The trouble is: it doesn’t work. Most patients still have pain, some get worse, and about 20% will end up having a knee replacement within 2 years anyway. Feel free to skip to the last paragraph for the Bottom Line, or read on for the details.

Friday, 22 June 2012

Platelet Rich Plasma continues to unimpress

Further to my previous blog post on Platelet Rich Plasma (PRP), a recent review of five clinical trials of its use in rotator cuff repair surgery of the shoulder concluded:

"PRP does not have an effect on overall retear rates or shoulder-specific outcomes after arthroscopic rotator cuff repair."

And a systematic review of PRP in orthopaedic surgery concluded: 

"there is uncertainty about the evidence to support the increasing clinical use of platelet-rich plasma and autologous blood concentrates as a treatment modality for orthopaedic bone and soft-tissue injuries"

The scientific evidence for PRP's lack of effect builds, while its clinical use increases.

Sunday, 17 June 2012

Doctors doctoring the research: fraud and error

I have been reading about publication retractions. They are scientific-speak for “Whoops”. This can either mean “Whoops, I made a mistake” (error), or “Whoops, you caught me” (fraud). It is sometimes hard to distinguish between them. Either way, it is another example of published research that is wrong, and it looks like there is little we can do to stop it.

How big is the problem? Why does it matter? Why does it happen? and How can we stop it?

How big is the problem?

The extent of the problem on an individual level can be seen on the Retraction Watch blog, but is best illustrated by the case of Dr Fujii, an anaesthetist from Japan who currently holds the record for the number of articles retracted (nearly 200), which is more than I have ever had published. But as he has not admitted any wrongdoing, we don’t know whether he is fraudulent, or whether he is a doctor who makes a LOT of mistakes. I am not sure which is worse.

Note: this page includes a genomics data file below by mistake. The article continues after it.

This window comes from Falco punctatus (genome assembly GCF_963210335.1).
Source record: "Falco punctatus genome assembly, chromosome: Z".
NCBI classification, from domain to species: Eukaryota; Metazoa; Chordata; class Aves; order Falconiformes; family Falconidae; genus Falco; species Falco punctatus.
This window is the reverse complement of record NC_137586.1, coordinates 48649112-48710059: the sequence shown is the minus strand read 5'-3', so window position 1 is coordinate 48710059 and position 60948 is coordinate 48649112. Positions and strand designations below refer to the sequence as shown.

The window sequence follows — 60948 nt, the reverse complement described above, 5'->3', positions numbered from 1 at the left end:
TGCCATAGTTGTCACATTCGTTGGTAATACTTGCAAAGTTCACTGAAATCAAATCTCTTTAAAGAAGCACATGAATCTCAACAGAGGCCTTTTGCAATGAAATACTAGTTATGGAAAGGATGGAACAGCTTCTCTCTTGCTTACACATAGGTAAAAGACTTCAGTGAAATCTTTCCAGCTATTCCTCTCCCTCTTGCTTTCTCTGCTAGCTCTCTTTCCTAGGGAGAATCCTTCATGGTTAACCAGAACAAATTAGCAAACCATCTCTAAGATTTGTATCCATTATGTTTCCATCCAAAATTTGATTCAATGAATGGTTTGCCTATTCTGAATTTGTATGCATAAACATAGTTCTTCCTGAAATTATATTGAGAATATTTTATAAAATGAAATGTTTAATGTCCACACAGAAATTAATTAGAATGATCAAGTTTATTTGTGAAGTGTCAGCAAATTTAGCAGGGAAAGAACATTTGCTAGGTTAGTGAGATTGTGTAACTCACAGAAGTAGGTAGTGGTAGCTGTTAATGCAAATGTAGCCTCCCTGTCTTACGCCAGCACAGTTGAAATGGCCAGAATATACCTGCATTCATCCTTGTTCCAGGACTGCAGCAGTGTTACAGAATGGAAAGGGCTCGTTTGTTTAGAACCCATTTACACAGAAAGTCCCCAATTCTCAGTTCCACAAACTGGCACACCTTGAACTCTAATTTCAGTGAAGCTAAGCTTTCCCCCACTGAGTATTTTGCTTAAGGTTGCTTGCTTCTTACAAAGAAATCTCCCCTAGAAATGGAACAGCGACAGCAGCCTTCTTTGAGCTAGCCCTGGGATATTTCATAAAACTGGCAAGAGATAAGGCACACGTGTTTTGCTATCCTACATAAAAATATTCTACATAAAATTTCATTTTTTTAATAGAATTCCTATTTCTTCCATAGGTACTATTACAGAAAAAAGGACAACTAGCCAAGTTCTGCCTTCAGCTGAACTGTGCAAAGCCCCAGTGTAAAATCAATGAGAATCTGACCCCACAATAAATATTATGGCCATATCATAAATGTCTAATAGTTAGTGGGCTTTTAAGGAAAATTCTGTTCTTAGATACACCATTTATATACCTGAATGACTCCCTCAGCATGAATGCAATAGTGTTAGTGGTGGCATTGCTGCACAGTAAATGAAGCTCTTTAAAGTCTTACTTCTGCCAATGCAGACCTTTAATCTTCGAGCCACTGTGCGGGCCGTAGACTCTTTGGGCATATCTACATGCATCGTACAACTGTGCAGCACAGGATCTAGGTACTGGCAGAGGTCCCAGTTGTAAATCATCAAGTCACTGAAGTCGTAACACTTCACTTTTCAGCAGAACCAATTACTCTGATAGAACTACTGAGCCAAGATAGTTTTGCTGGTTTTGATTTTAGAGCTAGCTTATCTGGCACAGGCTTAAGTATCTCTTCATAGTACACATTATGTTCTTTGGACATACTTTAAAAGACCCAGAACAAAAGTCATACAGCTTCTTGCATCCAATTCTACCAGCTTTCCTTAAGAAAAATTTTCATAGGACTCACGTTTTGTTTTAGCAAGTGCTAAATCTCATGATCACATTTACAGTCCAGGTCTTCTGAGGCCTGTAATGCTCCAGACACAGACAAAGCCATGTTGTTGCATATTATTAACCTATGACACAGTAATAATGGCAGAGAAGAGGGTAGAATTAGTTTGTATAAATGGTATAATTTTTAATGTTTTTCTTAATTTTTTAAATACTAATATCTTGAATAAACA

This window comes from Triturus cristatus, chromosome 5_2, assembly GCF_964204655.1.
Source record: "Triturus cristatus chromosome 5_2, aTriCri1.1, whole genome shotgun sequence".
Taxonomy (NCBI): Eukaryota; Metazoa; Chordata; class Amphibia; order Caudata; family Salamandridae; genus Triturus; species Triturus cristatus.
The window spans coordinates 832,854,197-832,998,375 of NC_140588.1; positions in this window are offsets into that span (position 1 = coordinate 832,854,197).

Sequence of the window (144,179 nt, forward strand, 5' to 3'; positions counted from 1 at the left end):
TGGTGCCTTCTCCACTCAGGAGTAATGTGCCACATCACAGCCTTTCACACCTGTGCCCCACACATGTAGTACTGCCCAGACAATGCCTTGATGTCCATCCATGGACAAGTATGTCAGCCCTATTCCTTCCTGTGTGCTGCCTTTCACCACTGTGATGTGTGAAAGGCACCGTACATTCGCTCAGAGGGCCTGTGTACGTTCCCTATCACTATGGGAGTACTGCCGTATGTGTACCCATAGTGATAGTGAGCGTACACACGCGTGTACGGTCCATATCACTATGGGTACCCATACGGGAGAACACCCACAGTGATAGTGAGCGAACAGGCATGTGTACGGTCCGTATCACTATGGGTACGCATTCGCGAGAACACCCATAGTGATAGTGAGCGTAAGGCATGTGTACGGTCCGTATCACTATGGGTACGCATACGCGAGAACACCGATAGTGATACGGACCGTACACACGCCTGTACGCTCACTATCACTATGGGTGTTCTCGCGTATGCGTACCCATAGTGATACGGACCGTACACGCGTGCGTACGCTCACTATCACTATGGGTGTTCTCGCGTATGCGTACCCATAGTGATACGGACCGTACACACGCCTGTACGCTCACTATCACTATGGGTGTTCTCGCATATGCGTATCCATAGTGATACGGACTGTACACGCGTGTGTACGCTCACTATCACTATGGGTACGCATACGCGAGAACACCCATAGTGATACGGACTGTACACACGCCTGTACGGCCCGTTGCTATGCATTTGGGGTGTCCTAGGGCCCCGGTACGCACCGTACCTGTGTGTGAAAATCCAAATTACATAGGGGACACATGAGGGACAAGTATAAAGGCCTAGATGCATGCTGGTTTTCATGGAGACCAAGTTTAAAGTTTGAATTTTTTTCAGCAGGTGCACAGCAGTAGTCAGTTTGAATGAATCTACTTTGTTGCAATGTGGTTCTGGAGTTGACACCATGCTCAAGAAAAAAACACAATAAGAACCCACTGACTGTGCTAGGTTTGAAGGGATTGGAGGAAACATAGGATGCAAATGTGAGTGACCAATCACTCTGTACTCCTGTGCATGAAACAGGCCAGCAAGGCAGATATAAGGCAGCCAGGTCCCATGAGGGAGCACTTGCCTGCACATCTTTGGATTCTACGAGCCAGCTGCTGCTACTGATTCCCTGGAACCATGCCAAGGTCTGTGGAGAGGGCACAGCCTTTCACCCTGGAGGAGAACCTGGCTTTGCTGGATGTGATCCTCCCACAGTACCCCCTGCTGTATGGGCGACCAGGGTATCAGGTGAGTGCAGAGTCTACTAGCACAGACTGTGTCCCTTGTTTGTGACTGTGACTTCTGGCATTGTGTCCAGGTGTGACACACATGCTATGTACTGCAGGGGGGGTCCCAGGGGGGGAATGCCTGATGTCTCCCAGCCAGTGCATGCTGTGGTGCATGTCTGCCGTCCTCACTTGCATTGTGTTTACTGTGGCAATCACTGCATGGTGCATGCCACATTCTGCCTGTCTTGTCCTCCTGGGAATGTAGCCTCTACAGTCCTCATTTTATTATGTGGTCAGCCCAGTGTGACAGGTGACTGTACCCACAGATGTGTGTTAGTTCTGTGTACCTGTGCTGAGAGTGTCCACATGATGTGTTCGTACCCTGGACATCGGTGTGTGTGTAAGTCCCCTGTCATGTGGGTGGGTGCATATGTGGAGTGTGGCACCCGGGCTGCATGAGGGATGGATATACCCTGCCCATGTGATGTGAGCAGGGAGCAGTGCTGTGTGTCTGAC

Friday, 15 June 2012

Forget the pre-game stretch

Another example of something that sounds good, but isn’t. How many people in the world swear by their pre-game stretches? Or post-game stretches? Especially when there is so much evidence to the contrary.

Wednesday, 13 June 2012

Skeptic or cynic?

I am a skeptic, and I try not to be a cynic. Skeptics accept the scientific method and rational thinking as the best tools with which to evaluate claims and get closest to the truth. Skeptikos in Greek means to inquire, or find out. This can be hard work; being a cynic is easy.

Monday, 11 June 2012

Invasion of the robots

In my institution, the surgeons are keen to get some government money to turn us into a robotic surgery centre. I fear they are doing it for the reputation and the referrals, but this would be cynical rather than skeptical (see upcoming blog on the difference). So I will simply say that they are not doing it to benefit the patients. They may think they are, but I am not aware of any evidence that patient-based outcomes are better with robotic surgery. I am however, aware of empirical evidence that robots cost a lot, because I have seen the bill.